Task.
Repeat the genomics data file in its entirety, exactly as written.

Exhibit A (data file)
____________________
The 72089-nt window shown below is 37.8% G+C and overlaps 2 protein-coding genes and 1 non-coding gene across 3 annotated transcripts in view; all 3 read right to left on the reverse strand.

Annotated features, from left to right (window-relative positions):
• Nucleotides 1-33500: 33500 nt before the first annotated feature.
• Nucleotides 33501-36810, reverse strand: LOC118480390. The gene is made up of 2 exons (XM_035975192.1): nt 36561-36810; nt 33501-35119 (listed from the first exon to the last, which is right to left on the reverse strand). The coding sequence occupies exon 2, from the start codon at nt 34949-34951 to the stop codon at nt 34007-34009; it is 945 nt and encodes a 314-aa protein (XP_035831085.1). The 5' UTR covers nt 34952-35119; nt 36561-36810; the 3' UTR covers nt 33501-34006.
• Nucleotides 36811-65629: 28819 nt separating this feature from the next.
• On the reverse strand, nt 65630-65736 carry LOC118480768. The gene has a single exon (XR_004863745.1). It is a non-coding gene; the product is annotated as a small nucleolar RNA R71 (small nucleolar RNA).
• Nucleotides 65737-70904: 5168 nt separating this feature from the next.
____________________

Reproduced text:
The 72089-nt window shown below is 37.8% G+C and overlaps 2 protein-coding genes and 1 non-coding gene across 3 annotated transcripts in view; all 3 read right to left on the reverse strand.

Annotated features, from left to right (window-relative positions):
• Nucleotides 1-33500: 33500 nt before the first annotated feature.
• Nucleotides 33501-36810, reverse strand: LOC118480390. The gene is made up of 2 exons (XM_035975192.1): nt 36561-36810; nt 33501-35119 (listed from the first exon to the last, which is right to left on the reverse strand). The coding sequence occupies exon 2, from the start codon at nt 34949-34951 to the stop codon at nt 34007-34009; it is 945 nt and encodes a 314-aa protein (XP_035831085.1). The 5' UTR covers nt 34952-35119; nt 36561-36810; the 3' UTR covers nt 33501-34006.
• Nucleotides 36811-65629: 28819 nt separating this feature from the next.
• On the reverse strand, nt 65630-65736 carry LOC118480768. The gene has a single exon (XR_004863745.1). It is a non-coding gene; the product is annotated as a small nucleolar RNA R71 (small nucleolar RNA).
• Nucleotides 65737-70904: 5168 nt separating this feature from the next.